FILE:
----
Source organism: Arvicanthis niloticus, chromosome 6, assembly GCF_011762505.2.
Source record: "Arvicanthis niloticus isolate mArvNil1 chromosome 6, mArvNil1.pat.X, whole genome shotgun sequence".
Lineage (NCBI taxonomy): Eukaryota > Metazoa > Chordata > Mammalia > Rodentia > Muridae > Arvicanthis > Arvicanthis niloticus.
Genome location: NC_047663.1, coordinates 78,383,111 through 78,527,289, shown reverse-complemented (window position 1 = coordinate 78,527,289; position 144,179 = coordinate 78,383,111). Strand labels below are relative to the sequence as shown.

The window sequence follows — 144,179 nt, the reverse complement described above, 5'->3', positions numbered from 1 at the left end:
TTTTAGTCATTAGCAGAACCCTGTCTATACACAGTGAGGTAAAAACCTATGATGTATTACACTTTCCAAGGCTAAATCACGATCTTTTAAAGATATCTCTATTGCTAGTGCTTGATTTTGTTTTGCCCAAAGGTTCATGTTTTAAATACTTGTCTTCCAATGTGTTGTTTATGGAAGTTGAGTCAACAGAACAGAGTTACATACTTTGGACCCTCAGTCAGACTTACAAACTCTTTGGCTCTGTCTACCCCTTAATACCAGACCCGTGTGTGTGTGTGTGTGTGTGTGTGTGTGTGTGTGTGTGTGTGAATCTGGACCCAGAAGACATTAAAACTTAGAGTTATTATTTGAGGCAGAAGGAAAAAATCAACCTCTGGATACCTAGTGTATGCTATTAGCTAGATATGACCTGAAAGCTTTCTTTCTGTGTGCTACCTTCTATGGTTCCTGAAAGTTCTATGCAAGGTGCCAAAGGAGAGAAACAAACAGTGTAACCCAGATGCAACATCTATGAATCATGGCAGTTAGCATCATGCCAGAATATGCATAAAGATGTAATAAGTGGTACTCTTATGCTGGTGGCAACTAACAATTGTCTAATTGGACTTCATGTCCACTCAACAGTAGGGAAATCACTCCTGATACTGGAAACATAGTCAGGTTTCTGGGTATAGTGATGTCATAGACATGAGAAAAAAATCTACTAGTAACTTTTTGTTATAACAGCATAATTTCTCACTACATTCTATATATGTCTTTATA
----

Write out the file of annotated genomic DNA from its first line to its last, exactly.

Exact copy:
Source organism: Arvicanthis niloticus, chromosome 6, assembly GCF_011762505.2.
Source record: "Arvicanthis niloticus isolate mArvNil1 chromosome 6, mArvNil1.pat.X, whole genome shotgun sequence".
Lineage (NCBI taxonomy): Eukaryota > Metazoa > Chordata > Mammalia > Rodentia > Muridae > Arvicanthis > Arvicanthis niloticus.
Genome location: NC_047663.1, coordinates 78,383,111 through 78,527,289, shown reverse-complemented (window position 1 = coordinate 78,527,289; position 144,179 = coordinate 78,383,111). Strand labels below are relative to the sequence as shown.

The window sequence follows — 144,179 nt, the reverse complement described above, 5'->3', positions numbered from 1 at the left end:
TTTTAGTCATTAGCAGAACCCTGTCTATACACAGTGAGGTAAAAACCTATGATGTATTACACTTTCCAAGGCTAAATCACGATCTTTTAAAGATATCTCTATTGCTAGTGCTTGATTTTGTTTTGCCCAAAGGTTCATGTTTTAAATACTTGTCTTCCAATGTGTTGTTTATGGAAGTTGAGTCAACAGAACAGAGTTACATACTTTGGACCCTCAGTCAGACTTACAAACTCTTTGGCTCTGTCTACCCCTTAATACCAGACCCGTGTGTGTGTGTGTGTGTGTGTGTGTGTGTGTGTGTGTGTGTGAATCTGGACCCAGAAGACATTAAAACTTAGAGTTATTATTTGAGGCAGAAGGAAAAAATCAACCTCTGGATACCTAGTGTATGCTATTAGCTAGATATGACCTGAAAGCTTTCTTTCTGTGTGCTACCTTCTATGGTTCCTGAAAGTTCTATGCAAGGTGCCAAAGGAGAGAAACAAACAGTGTAACCCAGATGCAACATCTATGAATCATGGCAGTTAGCATCATGCCAGAATATGCATAAAGATGTAATAAGTGGTACTCTTATGCTGGTGGCAACTAACAATTGTCTAATTGGACTTCATGTCCACTCAACAGTAGGGAAATCACTCCTGATACTGGAAACATAGTCAGGTTTCTGGGTATAGTGATGTCATAGACATGAGAAAAAAATCTACTAGTAACTTTTTGTTATAACAGCATAATTTCTCACTACATTCTATATATGTCTTTATA